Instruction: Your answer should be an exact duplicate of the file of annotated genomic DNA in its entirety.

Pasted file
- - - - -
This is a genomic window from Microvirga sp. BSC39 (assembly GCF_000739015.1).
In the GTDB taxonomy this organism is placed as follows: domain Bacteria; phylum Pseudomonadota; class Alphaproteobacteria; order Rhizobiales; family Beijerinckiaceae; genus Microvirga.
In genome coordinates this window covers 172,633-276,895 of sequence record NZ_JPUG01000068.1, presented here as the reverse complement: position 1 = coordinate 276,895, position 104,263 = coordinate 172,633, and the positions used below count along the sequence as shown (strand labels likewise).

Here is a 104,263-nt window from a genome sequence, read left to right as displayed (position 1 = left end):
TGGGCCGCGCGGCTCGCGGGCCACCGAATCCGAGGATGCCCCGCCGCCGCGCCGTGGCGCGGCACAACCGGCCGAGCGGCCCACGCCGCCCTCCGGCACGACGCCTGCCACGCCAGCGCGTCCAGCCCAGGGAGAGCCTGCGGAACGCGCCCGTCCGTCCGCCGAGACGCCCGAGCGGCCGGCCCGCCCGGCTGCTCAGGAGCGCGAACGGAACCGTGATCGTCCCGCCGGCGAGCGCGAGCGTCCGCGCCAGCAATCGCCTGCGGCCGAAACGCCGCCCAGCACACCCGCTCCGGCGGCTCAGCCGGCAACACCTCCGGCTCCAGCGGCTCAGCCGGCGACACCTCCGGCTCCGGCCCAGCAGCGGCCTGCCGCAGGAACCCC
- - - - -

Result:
This is a genomic window from Microvirga sp. BSC39 (assembly GCF_000739015.1).
In the GTDB taxonomy this organism is placed as follows: domain Bacteria; phylum Pseudomonadota; class Alphaproteobacteria; order Rhizobiales; family Beijerinckiaceae; genus Microvirga.
In genome coordinates this window covers 172,633-276,895 of sequence record NZ_JPUG01000068.1, presented here as the reverse complement: position 1 = coordinate 276,895, position 104,263 = coordinate 172,633, and the positions used below count along the sequence as shown (strand labels likewise).

Here is a 104,263-nt window from a genome sequence, read left to right as displayed (position 1 = left end):
TGGGCCGCGCGGCTCGCGGGCCACCGAATCCGAGGATGCCCCGCCGCCGCGCCGTGGCGCGGCACAACCGGCCGAGCGGCCCACGCCGCCCTCCGGCACGACGCCTGCCACGCCAGCGCGTCCAGCCCAGGGAGAGCCTGCGGAACGCGCCCGTCCGTCCGCCGAGACGCCCGAGCGGCCGGCCCGCCCGGCTGCTCAGGAGCGCGAACGGAACCGTGATCGTCCCGCCGGCGAGCGCGAGCGTCCGCGCCAGCAATCGCCTGCGGCCGAAACGCCGCCCAGCACACCCGCTCCGGCGGCTCAGCCGGCAACACCTCCGGCTCCAGCGGCTCAGCCGGCGACACCTCCGGCTCCGGCCCAGCAGCGGCCTGCCGCAGGAACCCC